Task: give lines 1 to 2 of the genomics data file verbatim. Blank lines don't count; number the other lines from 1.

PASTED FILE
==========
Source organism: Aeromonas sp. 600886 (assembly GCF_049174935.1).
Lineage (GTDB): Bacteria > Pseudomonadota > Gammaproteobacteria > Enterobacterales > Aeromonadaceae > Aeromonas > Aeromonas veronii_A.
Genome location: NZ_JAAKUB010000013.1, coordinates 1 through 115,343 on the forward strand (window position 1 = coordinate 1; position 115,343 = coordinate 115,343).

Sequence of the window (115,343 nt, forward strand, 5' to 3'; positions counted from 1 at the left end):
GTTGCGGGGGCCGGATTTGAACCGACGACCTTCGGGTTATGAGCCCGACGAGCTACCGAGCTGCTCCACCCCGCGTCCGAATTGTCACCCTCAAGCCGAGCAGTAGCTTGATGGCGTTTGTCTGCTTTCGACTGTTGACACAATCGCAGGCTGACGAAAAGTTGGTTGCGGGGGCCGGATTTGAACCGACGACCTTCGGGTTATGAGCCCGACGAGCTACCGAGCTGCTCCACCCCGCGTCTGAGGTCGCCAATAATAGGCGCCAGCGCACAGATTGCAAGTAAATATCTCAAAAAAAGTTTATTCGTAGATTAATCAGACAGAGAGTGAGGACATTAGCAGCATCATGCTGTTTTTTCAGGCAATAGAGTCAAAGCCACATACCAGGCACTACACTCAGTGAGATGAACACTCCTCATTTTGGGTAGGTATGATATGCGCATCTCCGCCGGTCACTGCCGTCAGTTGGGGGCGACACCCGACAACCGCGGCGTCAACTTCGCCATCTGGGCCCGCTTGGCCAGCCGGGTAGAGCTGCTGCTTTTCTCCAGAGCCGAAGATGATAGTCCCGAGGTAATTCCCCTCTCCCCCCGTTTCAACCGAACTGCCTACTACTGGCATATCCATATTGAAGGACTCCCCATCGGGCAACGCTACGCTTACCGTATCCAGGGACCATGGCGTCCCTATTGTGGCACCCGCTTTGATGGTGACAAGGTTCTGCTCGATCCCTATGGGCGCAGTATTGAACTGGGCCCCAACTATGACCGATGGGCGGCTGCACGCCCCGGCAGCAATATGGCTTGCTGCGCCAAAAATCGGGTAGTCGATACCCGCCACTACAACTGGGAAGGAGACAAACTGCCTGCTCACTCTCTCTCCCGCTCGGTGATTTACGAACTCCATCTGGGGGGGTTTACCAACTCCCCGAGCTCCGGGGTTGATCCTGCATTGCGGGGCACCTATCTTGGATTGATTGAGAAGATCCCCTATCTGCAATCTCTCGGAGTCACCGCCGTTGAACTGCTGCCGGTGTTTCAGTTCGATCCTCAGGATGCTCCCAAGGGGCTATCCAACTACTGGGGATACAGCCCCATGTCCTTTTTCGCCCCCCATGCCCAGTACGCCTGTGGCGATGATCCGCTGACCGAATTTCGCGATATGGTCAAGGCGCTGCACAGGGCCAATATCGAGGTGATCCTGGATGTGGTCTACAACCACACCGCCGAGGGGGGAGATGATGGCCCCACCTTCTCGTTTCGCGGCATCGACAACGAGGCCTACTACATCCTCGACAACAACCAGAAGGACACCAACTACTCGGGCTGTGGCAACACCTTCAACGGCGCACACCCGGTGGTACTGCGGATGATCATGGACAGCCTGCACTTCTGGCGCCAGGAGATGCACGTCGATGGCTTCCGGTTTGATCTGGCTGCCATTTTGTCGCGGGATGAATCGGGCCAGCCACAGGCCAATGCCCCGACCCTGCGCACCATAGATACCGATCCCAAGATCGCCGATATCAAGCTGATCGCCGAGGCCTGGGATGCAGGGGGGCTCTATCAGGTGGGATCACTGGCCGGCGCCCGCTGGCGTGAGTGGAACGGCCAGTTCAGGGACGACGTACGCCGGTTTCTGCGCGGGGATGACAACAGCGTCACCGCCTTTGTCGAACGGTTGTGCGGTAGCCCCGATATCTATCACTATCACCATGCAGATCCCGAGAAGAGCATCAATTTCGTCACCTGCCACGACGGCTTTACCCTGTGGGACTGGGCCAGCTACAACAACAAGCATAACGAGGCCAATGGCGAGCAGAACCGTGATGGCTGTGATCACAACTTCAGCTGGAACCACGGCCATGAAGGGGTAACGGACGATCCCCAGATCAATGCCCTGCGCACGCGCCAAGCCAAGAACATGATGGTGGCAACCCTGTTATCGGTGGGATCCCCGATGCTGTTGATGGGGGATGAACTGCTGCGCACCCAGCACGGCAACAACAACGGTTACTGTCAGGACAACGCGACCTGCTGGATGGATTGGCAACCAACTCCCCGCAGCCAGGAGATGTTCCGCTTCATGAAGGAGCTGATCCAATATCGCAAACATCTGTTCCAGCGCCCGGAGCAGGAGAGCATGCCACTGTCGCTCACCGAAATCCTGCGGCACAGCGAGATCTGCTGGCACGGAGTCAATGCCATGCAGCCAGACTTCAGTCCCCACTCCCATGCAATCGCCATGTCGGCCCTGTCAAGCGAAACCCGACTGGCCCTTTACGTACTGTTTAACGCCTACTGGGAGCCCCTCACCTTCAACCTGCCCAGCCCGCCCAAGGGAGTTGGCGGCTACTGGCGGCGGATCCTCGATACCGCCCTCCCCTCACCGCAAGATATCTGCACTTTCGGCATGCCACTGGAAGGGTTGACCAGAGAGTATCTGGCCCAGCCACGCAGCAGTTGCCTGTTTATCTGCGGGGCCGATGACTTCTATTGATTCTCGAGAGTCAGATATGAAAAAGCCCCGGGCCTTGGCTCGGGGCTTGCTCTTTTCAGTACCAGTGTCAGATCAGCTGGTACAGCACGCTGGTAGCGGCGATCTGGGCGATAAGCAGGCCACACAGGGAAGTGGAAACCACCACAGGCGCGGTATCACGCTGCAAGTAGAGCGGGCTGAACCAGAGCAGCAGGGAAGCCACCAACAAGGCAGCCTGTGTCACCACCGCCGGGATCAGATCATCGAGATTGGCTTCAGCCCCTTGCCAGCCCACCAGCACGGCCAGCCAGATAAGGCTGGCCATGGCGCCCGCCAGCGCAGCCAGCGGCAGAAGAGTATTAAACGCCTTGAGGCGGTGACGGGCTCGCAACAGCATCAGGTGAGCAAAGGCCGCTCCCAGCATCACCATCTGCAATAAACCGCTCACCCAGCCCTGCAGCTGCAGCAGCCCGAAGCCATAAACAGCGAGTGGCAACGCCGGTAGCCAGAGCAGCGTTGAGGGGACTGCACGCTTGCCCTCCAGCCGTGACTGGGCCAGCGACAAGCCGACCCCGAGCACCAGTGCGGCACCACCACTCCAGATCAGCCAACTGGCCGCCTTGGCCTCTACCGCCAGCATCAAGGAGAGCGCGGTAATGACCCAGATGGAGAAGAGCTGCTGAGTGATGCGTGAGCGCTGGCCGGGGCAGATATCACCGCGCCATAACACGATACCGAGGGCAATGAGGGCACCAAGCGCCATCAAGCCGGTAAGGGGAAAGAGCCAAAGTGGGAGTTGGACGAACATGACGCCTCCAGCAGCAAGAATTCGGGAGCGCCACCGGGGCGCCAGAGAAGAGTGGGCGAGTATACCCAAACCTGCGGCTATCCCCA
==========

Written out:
Source organism: Aeromonas sp. 600886 (assembly GCF_049174935.1).
Lineage (GTDB): Bacteria > Pseudomonadota > Gammaproteobacteria > Enterobacterales > Aeromonadaceae > Aeromonas > Aeromonas veronii_A.